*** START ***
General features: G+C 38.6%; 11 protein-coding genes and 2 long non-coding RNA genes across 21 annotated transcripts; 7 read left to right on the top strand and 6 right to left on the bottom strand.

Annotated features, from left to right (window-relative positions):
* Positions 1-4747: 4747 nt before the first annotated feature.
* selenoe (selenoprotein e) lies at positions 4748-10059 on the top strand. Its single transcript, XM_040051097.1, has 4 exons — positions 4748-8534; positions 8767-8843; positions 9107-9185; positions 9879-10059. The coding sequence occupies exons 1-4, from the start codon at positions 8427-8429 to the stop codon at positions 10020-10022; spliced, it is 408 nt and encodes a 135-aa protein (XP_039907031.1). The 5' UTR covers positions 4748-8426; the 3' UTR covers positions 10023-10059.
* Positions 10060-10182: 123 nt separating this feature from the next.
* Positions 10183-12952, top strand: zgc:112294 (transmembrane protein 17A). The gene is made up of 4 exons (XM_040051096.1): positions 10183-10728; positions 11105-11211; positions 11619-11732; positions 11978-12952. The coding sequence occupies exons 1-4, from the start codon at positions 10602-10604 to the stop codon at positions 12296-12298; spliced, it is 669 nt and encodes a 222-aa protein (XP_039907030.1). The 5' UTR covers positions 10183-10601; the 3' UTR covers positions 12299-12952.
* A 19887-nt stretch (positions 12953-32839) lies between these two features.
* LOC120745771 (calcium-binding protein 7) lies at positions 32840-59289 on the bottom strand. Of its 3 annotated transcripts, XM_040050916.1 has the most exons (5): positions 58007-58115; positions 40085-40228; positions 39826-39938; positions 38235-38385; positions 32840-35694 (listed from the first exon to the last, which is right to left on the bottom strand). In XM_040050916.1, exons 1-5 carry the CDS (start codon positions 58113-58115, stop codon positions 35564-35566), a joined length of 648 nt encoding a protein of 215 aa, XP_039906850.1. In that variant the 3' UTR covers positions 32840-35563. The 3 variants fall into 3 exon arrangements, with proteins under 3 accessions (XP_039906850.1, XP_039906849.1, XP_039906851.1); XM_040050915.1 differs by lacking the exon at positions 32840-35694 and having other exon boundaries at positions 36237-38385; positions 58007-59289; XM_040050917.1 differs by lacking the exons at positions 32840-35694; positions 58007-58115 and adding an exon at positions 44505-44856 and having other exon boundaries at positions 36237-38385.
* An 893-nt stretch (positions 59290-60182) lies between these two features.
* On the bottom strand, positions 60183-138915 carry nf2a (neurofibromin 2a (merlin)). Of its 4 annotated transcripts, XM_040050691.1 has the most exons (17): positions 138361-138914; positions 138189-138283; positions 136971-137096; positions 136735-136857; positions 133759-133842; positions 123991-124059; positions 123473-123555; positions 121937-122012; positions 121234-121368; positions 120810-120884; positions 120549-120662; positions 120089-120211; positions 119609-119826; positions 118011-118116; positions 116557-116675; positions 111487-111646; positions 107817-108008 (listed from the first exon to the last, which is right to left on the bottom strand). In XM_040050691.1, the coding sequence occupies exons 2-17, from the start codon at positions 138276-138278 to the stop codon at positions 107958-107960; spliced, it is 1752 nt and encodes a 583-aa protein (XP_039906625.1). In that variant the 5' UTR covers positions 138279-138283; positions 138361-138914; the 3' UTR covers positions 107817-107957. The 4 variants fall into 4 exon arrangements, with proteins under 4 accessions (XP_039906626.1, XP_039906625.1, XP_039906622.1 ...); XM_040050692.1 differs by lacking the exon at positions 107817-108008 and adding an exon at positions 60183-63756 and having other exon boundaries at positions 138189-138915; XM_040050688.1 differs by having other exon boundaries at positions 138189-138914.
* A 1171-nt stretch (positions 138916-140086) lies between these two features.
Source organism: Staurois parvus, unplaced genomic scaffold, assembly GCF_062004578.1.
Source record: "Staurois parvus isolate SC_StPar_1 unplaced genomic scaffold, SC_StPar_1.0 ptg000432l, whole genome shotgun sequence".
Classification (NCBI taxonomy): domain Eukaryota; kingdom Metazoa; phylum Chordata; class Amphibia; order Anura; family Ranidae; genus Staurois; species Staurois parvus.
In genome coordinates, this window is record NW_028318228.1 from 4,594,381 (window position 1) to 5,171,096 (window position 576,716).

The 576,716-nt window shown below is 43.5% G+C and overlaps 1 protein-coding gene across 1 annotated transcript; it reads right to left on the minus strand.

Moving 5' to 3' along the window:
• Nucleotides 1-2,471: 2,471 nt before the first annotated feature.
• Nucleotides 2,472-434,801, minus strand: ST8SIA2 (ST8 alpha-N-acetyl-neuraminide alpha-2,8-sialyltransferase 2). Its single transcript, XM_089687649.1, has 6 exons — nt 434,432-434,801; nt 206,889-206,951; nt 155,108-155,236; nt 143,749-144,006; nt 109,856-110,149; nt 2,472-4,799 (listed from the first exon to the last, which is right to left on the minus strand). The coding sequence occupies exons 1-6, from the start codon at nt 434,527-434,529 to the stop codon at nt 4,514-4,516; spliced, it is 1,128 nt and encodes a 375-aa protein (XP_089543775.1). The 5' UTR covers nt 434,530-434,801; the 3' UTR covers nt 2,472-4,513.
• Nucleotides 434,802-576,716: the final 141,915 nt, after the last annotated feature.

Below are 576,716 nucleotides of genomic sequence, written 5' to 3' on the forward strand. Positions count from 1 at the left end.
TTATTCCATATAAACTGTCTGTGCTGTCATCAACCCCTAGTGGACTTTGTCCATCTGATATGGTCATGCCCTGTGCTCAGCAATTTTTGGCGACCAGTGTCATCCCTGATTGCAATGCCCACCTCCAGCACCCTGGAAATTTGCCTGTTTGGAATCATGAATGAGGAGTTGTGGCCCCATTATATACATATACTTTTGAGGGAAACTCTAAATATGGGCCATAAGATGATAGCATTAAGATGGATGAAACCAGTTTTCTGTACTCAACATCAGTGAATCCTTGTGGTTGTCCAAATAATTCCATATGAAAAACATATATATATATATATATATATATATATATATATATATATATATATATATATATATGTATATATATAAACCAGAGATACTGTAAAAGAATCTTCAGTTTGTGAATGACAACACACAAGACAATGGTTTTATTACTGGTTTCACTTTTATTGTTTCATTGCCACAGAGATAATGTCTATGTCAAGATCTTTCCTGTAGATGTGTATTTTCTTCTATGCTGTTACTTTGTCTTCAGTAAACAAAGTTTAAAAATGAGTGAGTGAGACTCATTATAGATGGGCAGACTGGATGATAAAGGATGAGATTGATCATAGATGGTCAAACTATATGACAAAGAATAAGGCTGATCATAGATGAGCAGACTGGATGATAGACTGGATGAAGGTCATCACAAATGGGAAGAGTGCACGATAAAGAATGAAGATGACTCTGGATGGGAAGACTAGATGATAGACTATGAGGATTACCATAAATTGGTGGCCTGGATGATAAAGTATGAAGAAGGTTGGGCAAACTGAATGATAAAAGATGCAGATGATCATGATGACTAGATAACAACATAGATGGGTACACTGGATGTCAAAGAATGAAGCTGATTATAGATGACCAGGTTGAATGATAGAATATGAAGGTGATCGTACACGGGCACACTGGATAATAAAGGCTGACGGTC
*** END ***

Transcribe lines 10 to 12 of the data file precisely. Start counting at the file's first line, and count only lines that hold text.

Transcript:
* On the bottom strand, positions 60183-138915 carry nf2a (neurofibromin 2a (merlin)). Of its 4 annotated transcripts, XM_040050691.1 has the most exons (17): positions 138361-138914; positions 138189-138283; positions 136971-137096; positions 136735-136857; positions 133759-133842; positions 123991-124059; positions 123473-123555; positions 121937-122012; positions 121234-121368; positions 120810-120884; positions 120549-120662; positions 120089-120211; positions 119609-119826; positions 118011-118116; positions 116557-116675; positions 111487-111646; positions 107817-108008 (listed from the first exon to the last, which is right to left on the bottom strand). In XM_040050691.1, the coding sequence occupies exons 2-17, from the start codon at positions 138276-138278 to the stop codon at positions 107958-107960; spliced, it is 1752 nt and encodes a 583-aa protein (XP_039906625.1). In that variant the 5' UTR covers positions 138279-138283; positions 138361-138914; the 3' UTR covers positions 107817-107957. The 4 variants fall into 4 exon arrangements, with proteins under 4 accessions (XP_039906626.1, XP_039906625.1, XP_039906622.1 ...); XM_040050692.1 differs by lacking the exon at positions 107817-108008 and adding an exon at positions 60183-63756 and having other exon boundaries at positions 138189-138915; XM_040050688.1 differs by having other exon boundaries at positions 138189-138914.
* A 1171-nt stretch (positions 138916-140086) lies between these two features.
Source organism: Staurois parvus, unplaced genomic scaffold, assembly GCF_062004578.1.